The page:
“Sometimes, a simple content-based duplicate test is not enough. You might have custom business logic determining if an item is considered to be a duplicate. For that purpose, it is now possible to implement custom upload validators. Your code of such an upload validator gets executed before an uploaded file is added to the Cumulus catalog. You are not limited to comparing the file to existing Cumulus content, but you could also e.g. query an external system. For example, you could reject images using a wrong color model or when you can’t determine the correct license.” [Read More]
Presumably if this uses some kind of hooks-based technique to check an asset upon and upload event then it’s probably fairly easy for others products to do the same, so this might all be down to the description but I would expect to see more permutations around key points in the asset life-cycle (their metadata ‘pre-filler’ being another case in point).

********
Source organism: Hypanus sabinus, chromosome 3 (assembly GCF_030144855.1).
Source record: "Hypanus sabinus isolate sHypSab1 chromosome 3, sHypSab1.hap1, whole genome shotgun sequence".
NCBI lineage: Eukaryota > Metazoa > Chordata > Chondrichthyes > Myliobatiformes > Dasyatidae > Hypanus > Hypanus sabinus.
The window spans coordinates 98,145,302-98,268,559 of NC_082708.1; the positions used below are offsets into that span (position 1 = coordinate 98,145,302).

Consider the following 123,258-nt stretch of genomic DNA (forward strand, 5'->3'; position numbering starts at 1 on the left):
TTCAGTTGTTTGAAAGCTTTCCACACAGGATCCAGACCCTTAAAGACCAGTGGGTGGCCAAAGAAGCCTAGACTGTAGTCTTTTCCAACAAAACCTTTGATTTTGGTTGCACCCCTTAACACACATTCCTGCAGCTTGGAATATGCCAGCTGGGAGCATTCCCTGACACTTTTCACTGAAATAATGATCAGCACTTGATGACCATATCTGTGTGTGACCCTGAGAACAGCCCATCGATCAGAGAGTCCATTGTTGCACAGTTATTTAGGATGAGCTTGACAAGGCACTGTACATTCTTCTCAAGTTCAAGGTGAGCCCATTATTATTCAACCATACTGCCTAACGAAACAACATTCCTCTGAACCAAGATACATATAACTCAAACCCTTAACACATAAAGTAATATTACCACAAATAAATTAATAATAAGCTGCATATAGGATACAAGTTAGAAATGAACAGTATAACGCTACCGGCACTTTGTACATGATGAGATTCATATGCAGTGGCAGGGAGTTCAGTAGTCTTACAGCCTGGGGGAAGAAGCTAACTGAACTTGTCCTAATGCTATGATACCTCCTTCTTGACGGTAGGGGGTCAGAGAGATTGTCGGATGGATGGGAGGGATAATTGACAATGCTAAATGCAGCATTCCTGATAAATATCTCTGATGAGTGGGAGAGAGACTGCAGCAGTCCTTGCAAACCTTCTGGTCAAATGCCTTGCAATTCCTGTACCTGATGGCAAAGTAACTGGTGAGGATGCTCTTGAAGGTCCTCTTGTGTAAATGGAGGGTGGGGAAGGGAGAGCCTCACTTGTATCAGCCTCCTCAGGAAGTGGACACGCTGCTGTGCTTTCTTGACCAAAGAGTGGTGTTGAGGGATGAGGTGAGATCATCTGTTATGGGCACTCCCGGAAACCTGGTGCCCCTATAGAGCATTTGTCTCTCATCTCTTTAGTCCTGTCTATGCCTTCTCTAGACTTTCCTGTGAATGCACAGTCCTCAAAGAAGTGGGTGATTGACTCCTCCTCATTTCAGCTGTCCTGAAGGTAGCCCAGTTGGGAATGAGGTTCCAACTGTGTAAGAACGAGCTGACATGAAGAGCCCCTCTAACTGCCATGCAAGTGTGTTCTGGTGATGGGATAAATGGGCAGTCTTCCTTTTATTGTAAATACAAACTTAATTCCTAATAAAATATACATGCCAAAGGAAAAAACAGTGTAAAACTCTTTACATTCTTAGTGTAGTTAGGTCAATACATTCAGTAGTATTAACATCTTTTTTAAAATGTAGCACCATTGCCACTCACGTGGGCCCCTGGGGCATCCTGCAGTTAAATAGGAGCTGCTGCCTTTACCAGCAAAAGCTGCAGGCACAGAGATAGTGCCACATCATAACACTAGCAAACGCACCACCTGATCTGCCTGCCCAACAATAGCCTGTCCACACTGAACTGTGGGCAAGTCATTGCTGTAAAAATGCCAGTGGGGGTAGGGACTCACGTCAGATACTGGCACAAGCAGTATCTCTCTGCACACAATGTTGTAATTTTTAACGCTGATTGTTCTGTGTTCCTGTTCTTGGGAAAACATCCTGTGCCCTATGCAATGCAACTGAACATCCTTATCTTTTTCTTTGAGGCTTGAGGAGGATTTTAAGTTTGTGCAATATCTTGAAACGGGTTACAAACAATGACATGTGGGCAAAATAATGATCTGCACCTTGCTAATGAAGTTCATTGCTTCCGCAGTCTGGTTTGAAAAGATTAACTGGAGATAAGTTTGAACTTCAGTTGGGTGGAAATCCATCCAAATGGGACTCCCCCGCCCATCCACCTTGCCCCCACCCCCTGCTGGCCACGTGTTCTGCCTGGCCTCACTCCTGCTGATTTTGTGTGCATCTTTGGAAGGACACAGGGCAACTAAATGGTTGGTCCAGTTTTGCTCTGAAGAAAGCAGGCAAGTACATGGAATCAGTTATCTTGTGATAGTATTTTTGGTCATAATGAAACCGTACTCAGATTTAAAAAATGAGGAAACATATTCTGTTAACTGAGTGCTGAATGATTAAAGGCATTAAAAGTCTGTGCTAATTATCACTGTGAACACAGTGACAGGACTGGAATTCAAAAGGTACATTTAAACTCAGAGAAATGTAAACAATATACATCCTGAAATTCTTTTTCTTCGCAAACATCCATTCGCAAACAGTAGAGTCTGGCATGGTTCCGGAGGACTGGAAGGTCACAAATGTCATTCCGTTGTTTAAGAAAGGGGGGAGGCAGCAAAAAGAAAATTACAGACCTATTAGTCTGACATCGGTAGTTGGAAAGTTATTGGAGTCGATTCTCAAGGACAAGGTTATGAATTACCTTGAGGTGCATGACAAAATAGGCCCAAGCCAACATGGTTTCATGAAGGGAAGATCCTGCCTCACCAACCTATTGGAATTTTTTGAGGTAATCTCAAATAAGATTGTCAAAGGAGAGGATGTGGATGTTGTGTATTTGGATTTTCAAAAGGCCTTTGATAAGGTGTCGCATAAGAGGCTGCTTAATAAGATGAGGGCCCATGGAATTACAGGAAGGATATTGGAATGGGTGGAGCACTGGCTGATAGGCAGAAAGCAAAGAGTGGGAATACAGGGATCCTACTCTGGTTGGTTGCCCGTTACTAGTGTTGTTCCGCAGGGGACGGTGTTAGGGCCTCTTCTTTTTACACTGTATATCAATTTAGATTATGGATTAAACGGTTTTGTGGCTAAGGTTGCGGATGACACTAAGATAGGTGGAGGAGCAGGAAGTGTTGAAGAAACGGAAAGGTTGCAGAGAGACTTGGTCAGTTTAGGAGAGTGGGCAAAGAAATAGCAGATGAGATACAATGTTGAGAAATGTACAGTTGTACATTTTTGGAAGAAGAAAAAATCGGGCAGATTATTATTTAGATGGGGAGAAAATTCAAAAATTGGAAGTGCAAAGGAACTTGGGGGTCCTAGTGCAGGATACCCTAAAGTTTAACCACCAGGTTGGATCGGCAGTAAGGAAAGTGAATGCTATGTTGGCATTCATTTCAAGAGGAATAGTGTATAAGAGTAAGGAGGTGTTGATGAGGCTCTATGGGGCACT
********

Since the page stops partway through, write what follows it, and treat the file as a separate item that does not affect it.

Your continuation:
The Social DAM item seems more like a bit of marketing hyperbole. I dealt with the wider topic on DAM News last year, it’s not really social media integration being offered, but instead what they have done is to copy some of the conventions of social media like using ‘@’ to refer to users and subscribing to updates about assets or getting RSS feeds etc (which are features that have been in DAM systems for a number of years already). In mitigation, more users are going to be familiar with social media styles of interaction these days, so it does make sense for them to have employed them.